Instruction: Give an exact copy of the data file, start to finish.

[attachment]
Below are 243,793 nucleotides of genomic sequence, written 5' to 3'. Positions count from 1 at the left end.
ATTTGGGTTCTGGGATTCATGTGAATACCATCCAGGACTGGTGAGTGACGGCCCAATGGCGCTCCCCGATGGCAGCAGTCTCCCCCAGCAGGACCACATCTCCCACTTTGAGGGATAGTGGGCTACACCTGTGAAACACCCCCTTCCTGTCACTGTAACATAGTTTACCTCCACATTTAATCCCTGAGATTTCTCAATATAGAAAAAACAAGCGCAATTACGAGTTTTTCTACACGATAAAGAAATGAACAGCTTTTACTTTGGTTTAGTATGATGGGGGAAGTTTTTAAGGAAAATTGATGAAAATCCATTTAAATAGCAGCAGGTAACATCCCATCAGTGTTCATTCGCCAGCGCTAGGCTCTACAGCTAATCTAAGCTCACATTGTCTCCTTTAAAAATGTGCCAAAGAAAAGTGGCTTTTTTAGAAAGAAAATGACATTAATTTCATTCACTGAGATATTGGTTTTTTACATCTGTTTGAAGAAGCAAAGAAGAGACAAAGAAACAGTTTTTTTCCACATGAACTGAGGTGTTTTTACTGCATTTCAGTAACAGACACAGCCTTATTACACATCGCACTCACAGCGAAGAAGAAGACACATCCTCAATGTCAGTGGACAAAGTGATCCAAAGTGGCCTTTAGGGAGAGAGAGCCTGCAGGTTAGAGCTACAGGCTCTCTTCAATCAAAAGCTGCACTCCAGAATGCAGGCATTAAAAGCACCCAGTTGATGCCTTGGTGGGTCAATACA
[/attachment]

Below are 243,793 nucleotides of genomic sequence, written 5' to 3'. Positions count from 1 at the left end.
ATTTGGGTTCTGGGATTCATGTGAATACCATCCAGGACTGGTGAGTGACGGCCCAATGGCGCTCCCCGATGGCAGCAGTCTCCCCCAGCAGGACCACATCTCCCACTTTGAGGGATAGTGGGCTACACCTGTGAAACACCCCCTTCCTGTCACTGTAACATAGTTTACCTCCACATTTAATCCCTGAGATTTCTCAATATAGAAAAAACAAGCGCAATTACGAGTTTTTCTACACGATAAAGAAATGAACAGCTTTTACTTTGGTTTAGTATGATGGGGGAAGTTTTTAAGGAAAATTGATGAAAATCCATTTAAATAGCAGCAGGTAACATCCCATCAGTGTTCATTCGCCAGCGCTAGGCTCTACAGCTAATCTAAGCTCACATTGTCTCCTTTAAAAATGTGCCAAAGAAAAGTGGCTTTTTTAGAAAGAAAATGACATTAATTTCATTCACTGAGATATTGGTTTTTTACATCTGTTTGAAGAAGCAAAGAAGAGACAAAGAAACAGTTTTTTTCCACATGAACTGAGGTGTTTTTACTGCATTTCAGTAACAGACACAGCCTTATTACACATCGCACTCACAGCGAAGAAGAAGACACATCCTCAATGTCAGTGGACAAAGTGATCCAAAGTGGCCTTTAGGGAGAGAGAGCCTGCAGGTTAGAGCTACAGGCTCTCTTCAATCAAAAGCTGCACTCCAGAATGCAGGCATTAAAAGCACCCAGTTGATGCCTTGGTGGGTCAATACA